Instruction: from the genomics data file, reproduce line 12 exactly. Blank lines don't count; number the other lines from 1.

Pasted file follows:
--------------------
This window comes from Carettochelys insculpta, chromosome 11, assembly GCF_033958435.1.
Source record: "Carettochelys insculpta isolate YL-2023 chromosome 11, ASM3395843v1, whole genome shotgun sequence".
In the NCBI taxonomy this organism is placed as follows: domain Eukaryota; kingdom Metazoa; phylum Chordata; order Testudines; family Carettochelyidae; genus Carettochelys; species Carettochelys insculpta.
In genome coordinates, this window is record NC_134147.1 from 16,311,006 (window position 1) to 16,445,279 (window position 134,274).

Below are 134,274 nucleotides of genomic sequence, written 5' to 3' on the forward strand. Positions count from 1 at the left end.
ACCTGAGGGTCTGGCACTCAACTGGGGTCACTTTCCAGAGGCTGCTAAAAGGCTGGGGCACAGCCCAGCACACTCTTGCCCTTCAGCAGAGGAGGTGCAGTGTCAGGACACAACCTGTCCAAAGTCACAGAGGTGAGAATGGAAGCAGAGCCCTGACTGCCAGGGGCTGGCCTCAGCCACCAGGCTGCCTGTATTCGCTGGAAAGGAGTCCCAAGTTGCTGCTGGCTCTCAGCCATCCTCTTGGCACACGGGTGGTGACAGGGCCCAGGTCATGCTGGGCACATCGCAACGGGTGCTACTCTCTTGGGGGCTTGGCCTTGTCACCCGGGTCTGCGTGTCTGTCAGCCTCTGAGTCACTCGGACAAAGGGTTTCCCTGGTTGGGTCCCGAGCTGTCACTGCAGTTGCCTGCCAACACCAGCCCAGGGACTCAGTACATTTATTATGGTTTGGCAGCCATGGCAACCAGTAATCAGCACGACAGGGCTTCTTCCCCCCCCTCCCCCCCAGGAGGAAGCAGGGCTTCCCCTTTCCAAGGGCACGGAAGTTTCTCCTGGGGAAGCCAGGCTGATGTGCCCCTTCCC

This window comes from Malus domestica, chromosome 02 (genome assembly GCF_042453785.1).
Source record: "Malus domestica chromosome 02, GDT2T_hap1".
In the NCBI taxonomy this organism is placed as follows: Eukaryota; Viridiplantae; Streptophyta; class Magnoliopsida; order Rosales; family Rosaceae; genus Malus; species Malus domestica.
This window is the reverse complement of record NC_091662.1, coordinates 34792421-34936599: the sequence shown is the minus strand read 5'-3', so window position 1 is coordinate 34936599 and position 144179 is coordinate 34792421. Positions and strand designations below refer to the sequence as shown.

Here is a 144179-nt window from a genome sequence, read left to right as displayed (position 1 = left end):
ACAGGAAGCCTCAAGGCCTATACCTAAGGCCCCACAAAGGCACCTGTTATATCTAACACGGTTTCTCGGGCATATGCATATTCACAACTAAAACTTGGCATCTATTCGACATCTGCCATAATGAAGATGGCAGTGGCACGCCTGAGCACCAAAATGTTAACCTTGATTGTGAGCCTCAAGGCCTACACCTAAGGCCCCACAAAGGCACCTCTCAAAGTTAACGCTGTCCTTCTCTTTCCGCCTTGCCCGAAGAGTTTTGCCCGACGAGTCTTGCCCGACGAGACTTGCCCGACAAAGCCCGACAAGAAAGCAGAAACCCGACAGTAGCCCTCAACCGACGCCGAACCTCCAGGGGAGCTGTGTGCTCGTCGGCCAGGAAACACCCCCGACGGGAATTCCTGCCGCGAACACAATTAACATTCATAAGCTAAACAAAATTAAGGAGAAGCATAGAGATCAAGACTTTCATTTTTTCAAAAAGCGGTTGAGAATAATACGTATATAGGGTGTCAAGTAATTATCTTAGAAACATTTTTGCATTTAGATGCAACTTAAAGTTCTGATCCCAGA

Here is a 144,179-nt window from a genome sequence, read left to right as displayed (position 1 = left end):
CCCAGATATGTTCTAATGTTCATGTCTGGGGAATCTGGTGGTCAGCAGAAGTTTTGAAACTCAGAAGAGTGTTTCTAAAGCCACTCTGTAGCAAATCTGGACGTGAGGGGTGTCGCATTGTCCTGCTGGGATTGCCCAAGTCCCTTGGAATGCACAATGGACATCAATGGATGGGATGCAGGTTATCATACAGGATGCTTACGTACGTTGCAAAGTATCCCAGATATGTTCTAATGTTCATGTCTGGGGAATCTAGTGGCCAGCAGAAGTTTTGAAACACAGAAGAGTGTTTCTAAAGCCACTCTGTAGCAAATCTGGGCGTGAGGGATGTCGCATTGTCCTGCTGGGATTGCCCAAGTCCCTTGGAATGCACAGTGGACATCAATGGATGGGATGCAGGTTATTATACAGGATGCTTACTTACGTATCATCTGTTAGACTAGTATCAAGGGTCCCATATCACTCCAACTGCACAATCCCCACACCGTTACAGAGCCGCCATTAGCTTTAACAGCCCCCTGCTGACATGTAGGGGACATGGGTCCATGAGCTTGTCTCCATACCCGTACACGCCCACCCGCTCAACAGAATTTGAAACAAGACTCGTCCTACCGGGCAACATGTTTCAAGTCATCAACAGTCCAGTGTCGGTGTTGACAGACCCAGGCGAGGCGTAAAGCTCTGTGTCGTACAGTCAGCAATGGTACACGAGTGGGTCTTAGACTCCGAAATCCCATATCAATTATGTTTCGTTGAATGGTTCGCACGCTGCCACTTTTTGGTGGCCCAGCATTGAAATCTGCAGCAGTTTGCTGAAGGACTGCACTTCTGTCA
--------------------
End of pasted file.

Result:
ACAGGAAGCCTCAAGGCCTATACCTAAGGCCCCACAAAGGCACCTGTTATATCTAACACGGTTTCTCGGGCATATGCATATTCACAACTAAAACTTGGCATCTATTCGACATCTGCCATAATGAAGATGGCAGTGGCACGCCTGAGCACCAAAATGTTAACCTTGATTGTGAGCCTCAAGGCCTACACCTAAGGCCCCACAAAGGCACCTCTCAAAGTTAACGCTGTCCTTCTCTTTCCGCCTTGCCCGAAGAGTTTTGCCCGACGAGTCTTGCCCGACGAGACTTGCCCGACAAAGCCCGACAAGAAAGCAGAAACCCGACAGTAGCCCTCAACCGACGCCGAACCTCCAGGGGAGCTGTGTGCTCGTCGGCCAGGAAACACCCCCGACGGGAATTCCTGCCGCGAACACAATTAACATTCATAAGCTAAACAAAATTAAGGAGAAGCATAGAGATCAAGACTTTCATTTTTTCAAAAAGCGGTTGAGAATAATACGTATATAGGGTGTCAAGTAATTATCTTAGAAACATTTTTGCATTTAGATGCAACTTAAAGTTCTGATCCCAGA